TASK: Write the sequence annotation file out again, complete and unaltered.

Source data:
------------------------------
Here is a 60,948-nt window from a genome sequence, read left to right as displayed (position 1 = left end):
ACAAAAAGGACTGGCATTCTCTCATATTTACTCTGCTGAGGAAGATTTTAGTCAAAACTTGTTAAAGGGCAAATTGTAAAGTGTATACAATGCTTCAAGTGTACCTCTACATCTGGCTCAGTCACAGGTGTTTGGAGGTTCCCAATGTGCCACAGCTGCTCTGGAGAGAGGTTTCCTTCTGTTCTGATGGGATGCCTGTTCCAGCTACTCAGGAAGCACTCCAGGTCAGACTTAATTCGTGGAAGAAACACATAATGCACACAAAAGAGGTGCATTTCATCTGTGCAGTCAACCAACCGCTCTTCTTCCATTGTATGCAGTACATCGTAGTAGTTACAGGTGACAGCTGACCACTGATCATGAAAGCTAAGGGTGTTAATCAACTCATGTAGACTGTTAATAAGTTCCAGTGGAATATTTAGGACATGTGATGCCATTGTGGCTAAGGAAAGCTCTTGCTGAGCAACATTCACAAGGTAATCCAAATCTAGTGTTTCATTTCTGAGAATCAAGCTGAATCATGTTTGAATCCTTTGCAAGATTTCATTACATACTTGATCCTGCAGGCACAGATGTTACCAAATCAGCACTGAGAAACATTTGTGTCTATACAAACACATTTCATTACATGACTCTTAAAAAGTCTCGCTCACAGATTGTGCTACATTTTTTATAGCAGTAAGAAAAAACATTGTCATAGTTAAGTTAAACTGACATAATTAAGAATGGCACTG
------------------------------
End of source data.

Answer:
Here is a 60,948-nt window from a genome sequence, read left to right as displayed (position 1 = left end):
ACAAAAAGGACTGGCATTCTCTCATATTTACTCTGCTGAGGAAGATTTTAGTCAAAACTTGTTAAAGGGCAAATTGTAAAGTGTATACAATGCTTCAAGTGTACCTCTACATCTGGCTCAGTCACAGGTGTTTGGAGGTTCCCAATGTGCCACAGCTGCTCTGGAGAGAGGTTTCCTTCTGTTCTGATGGGATGCCTGTTCCAGCTACTCAGGAAGCACTCCAGGTCAGACTTAATTCGTGGAAGAAACACATAATGCACACAAAAGAGGTGCATTTCATCTGTGCAGTCAACCAACCGCTCTTCTTCCATTGTATGCAGTACATCGTAGTAGTTACAGGTGACAGCTGACCACTGATCATGAAAGCTAAGGGTGTTAATCAACTCATGTAGACTGTTAATAAGTTCCAGTGGAATATTTAGGACATGTGATGCCATTGTGGCTAAGGAAAGCTCTTGCTGAGCAACATTCACAAGGTAATCCAAATCTAGTGTTTCATTTCTGAGAATCAAGCTGAATCATGTTTGAATCCTTTGCAAGATTTCATTACATACTTGATCCTGCAGGCACAGATGTTACCAAATCAGCACTGAGAAACATTTGTGTCTATACAAACACATTTCATTACATGACTCTTAAAAAGTCTCGCTCACAGATTGTGCTACATTTTTTATAGCAGTAAGAAAAAACATTGTCATAGTTAAGTTAAACTGACATAATTAAGAATGGCACTG